For 31 years, Mikey Cortez lived in a coma-like state. At age seven, he was the victim of a drunk driver who stole the lives of his older brother and three other relatives. After doctors told his father Paul that his son might not live, he fell to his knees, took Mikey’s hand, and prayed.
In that prayer he made a promise to God and to Mikey: that if Mikey lived, no matter what condition he was in, that he and the rest of the family would be there for him and take care of him. And he kept that promise.
As told to Yahoo News writer John Rogers, Mikey was born Austin Miguel Cortez, the youngest of Paol and Ronnie Cortez’s four children. He was a goofy, happy boy who was full of energy and life. That all changed when the family headed down a rural road and a drunk driver hit them head-on. There weren’t any seat belts, and the family members were tossed out of the car. Mikey suffered severe brain damage.
He was in what’s known as a persistent vegetative state. People in this state can expect to live between three to five years. Living ten years or longer is extremely rare. But Mikey lived 31 years, until his death last month, a day before his 39th birthday.
Despite living in this state, Mikey’s life was celebrated and as full as possible. He sat on the sidelines of his sister’s and brother’s soccer games as his dad coached. He went to every one of his brother’s football and basketball games. He went to Disneyland. He would accompany his father to talks at high schools about the effects of drunk driving, including a trip to the Mothers Against Drunk Driving conference during which the family showed Mikey all the sites on a cross-country road trip. As his father told Yahoo News:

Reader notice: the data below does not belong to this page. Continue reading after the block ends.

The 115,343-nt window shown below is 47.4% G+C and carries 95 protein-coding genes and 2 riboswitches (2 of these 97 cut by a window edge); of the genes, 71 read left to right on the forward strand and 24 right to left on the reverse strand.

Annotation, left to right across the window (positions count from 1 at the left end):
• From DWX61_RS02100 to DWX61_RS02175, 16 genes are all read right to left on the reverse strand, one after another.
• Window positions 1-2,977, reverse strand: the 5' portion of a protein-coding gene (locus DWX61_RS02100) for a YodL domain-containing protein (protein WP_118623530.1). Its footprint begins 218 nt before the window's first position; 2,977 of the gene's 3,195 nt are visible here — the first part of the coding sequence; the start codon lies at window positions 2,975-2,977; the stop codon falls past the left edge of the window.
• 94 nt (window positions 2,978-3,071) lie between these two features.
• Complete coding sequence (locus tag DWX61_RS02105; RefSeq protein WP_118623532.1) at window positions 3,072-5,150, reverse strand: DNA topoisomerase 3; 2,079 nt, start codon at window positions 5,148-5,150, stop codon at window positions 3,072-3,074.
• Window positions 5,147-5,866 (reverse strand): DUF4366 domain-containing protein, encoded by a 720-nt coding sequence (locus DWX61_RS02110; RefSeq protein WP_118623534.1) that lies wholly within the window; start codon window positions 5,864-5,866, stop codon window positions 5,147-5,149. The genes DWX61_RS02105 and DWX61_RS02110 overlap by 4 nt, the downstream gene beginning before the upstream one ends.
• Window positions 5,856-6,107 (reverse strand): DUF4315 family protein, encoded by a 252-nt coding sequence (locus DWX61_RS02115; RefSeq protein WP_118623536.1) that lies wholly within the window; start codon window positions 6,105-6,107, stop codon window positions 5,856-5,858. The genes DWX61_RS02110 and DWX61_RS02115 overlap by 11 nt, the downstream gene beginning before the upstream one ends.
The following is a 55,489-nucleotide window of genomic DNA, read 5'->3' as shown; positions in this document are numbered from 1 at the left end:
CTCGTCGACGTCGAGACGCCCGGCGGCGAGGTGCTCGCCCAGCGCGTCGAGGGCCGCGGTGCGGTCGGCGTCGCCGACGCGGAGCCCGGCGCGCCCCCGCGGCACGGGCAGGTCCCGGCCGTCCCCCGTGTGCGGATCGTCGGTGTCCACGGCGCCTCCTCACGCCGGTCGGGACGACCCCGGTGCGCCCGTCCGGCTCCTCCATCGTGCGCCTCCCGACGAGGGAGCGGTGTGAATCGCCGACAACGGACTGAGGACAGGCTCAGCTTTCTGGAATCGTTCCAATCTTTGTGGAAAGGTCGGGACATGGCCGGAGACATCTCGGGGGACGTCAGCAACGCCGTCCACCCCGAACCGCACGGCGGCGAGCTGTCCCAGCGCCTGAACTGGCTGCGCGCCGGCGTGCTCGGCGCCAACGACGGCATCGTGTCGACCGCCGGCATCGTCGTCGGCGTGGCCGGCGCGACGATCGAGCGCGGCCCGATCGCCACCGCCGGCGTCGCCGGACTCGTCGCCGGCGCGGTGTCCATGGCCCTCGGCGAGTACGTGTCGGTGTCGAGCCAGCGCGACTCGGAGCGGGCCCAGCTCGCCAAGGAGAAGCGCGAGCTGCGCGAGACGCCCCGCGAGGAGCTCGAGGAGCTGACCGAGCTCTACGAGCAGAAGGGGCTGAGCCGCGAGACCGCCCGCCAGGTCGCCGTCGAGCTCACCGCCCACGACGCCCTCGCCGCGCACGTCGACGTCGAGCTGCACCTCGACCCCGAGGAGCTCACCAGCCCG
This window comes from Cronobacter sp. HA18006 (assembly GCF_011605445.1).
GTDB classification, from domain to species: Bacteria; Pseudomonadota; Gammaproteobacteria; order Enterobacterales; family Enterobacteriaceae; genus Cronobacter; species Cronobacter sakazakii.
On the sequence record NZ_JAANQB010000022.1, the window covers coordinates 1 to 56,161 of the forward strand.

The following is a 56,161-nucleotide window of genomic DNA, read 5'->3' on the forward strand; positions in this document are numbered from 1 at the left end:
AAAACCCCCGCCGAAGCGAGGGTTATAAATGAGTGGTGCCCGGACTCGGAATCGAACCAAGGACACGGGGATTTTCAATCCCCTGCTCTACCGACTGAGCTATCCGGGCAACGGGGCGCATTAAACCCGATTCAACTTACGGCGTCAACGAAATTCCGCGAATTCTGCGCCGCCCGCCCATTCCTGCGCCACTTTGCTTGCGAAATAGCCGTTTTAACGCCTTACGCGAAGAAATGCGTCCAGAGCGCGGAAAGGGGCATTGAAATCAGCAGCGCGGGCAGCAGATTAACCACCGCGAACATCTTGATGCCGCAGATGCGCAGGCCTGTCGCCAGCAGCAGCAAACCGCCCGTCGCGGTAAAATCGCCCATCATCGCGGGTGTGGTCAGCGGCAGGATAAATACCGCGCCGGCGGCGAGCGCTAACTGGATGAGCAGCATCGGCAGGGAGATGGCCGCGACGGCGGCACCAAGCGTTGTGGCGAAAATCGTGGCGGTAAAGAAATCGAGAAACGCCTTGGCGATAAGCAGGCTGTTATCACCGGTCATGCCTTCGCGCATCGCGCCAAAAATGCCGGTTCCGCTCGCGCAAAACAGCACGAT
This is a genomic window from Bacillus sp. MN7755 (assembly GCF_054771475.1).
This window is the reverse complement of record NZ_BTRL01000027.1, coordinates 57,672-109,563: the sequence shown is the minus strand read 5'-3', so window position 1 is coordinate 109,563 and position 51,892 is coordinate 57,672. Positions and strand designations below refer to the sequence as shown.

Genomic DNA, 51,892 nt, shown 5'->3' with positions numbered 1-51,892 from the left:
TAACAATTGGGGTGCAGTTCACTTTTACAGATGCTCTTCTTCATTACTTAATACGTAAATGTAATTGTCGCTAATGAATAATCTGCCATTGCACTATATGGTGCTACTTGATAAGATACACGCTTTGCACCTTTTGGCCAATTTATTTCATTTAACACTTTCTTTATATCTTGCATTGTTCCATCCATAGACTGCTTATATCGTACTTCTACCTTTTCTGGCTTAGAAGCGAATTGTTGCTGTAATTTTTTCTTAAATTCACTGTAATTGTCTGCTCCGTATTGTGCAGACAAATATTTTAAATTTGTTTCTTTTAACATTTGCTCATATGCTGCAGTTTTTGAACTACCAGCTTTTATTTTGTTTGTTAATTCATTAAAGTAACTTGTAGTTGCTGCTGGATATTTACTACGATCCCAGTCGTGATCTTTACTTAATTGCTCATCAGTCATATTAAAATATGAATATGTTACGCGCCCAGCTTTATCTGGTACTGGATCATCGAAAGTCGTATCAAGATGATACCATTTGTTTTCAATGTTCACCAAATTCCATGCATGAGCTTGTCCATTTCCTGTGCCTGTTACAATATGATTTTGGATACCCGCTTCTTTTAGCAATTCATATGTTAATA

He was aware of things going on around him by his eye contact or gestures that he made. He felt pain and he could feel a tickle when we tickled him and he would smile at times.
His father also says that Mikey would perk up at the sound of his uncle’s voice as well as the voices of his nieces and nephews.
Because of his condition, Mikey could not care for himself, so his family did. Showering him, dressing him, and feeding him. And after he turned 38 and began to experience renal failure, his family refused to send him to live in a facility and learned to do dialysis themselves at home. Rogers writes:
When they got into this journey 31 years ago, his father said, the family ‘didn’t have a clue’ how they would fulfill their promise, but, yes, they would do it all again. It brought them closer together and it gave Mikey a life full of meaning.